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Wednesday, January 21, 2015

Jan 28: NLM History of Medicine Lecture

 
You are cordially invited to the next NLM History of Medicine lecture, to be held on Wednesday January 28, from 2pm to 3pm in the NLM Lister Hill Auditorium, Building 38A, National Library of Medicine, Bethesda, MD.  Michael Sappol, PhD, Historian with the History of Medicine Division of the National Library of Medicine will speak on "The Apotheosis of the Dissected Plate: Spectacles of Layering and Transparency in 19th- and 20th-Century Anatomy."
 
This is a story about "topographical anatomy — a tradition of slicing and sawing rather than cutting and carving — and its procedures for converting bodies from three dimensions to two dimensions and back again. In topographical cross-section anatomy, the frozen or mummified body is cut into successive layers that are then transcribed and reproduced as pages of a book or a sequence of prints or slides (sometimes with the original slices preserved as a sequence of specimens for the anatomical museum). The talk also confronts our ambivalent relation to anatomical images, which can serve as an effigy of self and other that we all inhabit. This talk features photographs of materials in the NLM collection by artist Mark Kessell.
 
All are welcome.
 
Sign language interpretation is provided. Individuals with disabilities who need reasonable accommodation to participate may contact Stephen Greenberg at 301-435-4995, e-mail greenbes@mail.nih.gov, or the Federal Relay (1-800-877-8339).
 
Due to current security measures at NIH, off-campus visitors are advised to consult the NLM Visitors and Security website:
 
 
Sponsored by:
NLM's History of Medicine Division
Jeffrey S. Reznick, PhD, Chief
 
Event contact:
Stephen J. Greenberg, MSLS, PhD
Coordinator of Public Services
History of Medicine Division
National Library of Medicine, NIH
 
 
 

Wednesday, December 31, 2014

Mutter Museum claims another fan

Mutter Museum: More than just a freak show

ELIZABETH ROBERTSON / STAFF PHOTOGRAPHER The Mutter Museum is home to the Hyrtl Skull Collection, which displays 139 human skulls.
ELIZABETH ROBERTSON / STAFF PHOTOGRAPHER The Mutter Museum is home to the Hyrtl Skull Collection, which displays 139 human skulls.
By Helen Ubinas, Daily News Columnist
Posted: December 24, 2014
http://articles.philly.com/2014-12-24/news/57353628_1_j-nathan-bazzel-mutter-museum-freak-show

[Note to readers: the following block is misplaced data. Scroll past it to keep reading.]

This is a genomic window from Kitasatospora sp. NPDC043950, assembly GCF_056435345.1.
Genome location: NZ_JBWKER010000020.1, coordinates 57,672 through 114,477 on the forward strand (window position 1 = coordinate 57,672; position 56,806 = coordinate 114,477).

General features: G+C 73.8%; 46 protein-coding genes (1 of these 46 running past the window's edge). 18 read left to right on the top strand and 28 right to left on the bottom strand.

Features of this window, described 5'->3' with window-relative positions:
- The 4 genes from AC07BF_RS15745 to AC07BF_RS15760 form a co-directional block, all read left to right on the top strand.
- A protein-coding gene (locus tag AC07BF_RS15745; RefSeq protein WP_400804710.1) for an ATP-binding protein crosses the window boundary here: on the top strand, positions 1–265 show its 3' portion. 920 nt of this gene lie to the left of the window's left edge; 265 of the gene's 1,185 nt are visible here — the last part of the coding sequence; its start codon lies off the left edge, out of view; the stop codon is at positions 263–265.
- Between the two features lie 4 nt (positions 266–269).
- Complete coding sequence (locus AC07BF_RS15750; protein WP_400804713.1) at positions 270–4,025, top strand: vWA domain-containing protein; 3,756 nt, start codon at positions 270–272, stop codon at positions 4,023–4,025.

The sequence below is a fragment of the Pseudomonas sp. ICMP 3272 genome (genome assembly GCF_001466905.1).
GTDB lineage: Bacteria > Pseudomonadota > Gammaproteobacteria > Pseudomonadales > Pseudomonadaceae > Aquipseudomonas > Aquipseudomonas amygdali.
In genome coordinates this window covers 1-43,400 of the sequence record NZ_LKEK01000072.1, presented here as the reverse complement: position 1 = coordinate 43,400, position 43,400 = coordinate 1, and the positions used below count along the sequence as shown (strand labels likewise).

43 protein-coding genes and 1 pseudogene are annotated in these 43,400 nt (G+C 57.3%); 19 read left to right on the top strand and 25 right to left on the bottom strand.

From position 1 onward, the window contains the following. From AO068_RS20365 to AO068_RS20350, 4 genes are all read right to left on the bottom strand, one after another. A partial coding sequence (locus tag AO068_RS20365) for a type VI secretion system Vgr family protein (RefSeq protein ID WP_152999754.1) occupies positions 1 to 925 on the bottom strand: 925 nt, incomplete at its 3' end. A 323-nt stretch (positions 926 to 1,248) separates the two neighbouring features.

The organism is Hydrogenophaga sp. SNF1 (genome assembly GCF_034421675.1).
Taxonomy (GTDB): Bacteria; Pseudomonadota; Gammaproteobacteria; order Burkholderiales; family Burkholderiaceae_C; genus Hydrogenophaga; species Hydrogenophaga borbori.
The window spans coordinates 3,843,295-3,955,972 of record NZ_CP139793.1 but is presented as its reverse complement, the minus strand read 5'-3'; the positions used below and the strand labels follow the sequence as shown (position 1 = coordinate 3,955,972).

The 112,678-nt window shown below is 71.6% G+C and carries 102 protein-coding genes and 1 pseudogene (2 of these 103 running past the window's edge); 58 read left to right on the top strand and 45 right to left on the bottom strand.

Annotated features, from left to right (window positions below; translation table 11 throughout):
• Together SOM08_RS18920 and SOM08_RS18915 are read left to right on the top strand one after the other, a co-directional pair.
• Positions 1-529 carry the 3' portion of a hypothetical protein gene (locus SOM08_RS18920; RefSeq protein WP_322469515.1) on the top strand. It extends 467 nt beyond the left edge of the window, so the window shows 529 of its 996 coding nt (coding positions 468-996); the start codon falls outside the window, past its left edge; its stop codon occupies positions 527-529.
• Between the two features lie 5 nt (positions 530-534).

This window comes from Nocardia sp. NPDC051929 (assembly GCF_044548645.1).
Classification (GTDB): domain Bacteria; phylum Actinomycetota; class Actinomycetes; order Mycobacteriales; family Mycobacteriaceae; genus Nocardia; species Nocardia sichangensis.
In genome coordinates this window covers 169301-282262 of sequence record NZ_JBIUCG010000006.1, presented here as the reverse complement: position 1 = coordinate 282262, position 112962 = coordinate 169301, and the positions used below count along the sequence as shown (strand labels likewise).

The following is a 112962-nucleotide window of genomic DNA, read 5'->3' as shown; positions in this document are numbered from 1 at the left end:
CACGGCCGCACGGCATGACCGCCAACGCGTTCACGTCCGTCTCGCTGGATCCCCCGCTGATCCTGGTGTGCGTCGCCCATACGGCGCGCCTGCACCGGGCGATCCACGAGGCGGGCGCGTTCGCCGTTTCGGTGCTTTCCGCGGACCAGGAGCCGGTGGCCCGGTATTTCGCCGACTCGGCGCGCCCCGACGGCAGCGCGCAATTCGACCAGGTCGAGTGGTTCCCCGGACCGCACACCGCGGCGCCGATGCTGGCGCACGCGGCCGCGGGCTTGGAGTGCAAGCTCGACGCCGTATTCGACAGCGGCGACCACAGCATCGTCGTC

Thursday, November 20, 2014

BUMED history office uploads 2500th item to Medical Heritage Library


Today we interrupted our uploading of The Examiner, Naval Hospital Twentynine Palm's base newspaper, to upload our 2500th item.  Upon requests from researchers using the physical collection today, we scanned two items for them, and thus also for the MHL.

#2499 is MEMOIR OF THE FOUNDING AND PROGRESS OF THE UNITED STATES NAVAL OBSERVATORY (1873)
https://archive.org/details/MEMOIROFTHEFOUNDINGANDPROGRESSOFTHEUNITEDSTATESN
AVALOBSERVATORY1873


#2500 is Welcome Aboard - A Handbook For Naval Medical Personnel, National
Naval Medical Center (1960)
https://archive.org/details/WelcomeAboardAHandbookForNavalMedicalPersonnelNN
MC

All of BUMED's contributions to the Medical Heritage Library can be seen at
https://archive.org/details/usnavybumedhistoryoffice


Michael Rhode
Archivist / Curator
US Navy BUMED Communications Directorate (M09B7)
Office of Medical History



Tuesday, November 18, 2014

Thursday, November 6, 2014

Woodward's 1870 histology online now

Report to the Surgeon General, of the United States Army, on certain points connected with the histology of minute bloodvessels (1870) by JJ Woodward

- this rare report with tipped-in photographs has been scanned and placed online by the National Library of Medicine. Woodward did his photomicroscopy work on weekends at the Army Medical Museum.

Wednesday, October 29, 2014

Nov 5: NLM History of Medicine Lecture on antibiotics

 
You are cordially invited to the next NLM History of Medicine lecture, to be held on Wednesday, November 5, from 2pm to 3pm in the NLM Visitor Center in the Lister Hill Center, Building 38A, National Library of Medicine, Bethesda, MD. Scott Podolsky, MD, Director of the Center for the History of Medicine, Countway Library, Harvard University, will speak on "Antibiotic Pasts and Futures: Seven Decades of Reform and Resistance."
 
Antibiotics served as the leading edge of the post-World War II wonder drug revolution. But from the beginning, they also served as the leading edge of concerns regarding the irrational development and use of the wonder drugs. Rising apprehension over antibiotic resistance and the prospect of a post-antibiotic era have drawn attention to the possible means of preventing such an "apocalypse." Making extensive use the Archives & Modern Manuscripts Collections at NLM, including the papers of James Goddard, Herbert Ley, and John Barlow Youman, this talk narrates the history of antibiotic reform from the 1940s onward, and it explores the evolving relationships between industry and academia, town and gown, and education and regulation, as reformers have attempted to promote a rational and enduring antimicrobial therapeutics.
 
All are welcome.
 
Sign language interpretation is provided. Individuals with disabilities who need reasonable accommodation to participate may contact Stephen Greenberg at 301-435-4995, e-mail greenbes@mail.nih.gov, or the Federal Relay (1-800-877-8339).
 
Due to current security measures at NIH, off-campus visitors are advised to consult the NLM Visitors and Security website:
 
 
Sponsored by:
NLM's History of Medicine Division
Jeffrey S. Reznick, PhD, Chief
 
Event contact:
Stephen J. Greenberg, MSLS, PhD
Coordinator of Public Services
History of Medicine Division
National Library of Medicine, NIH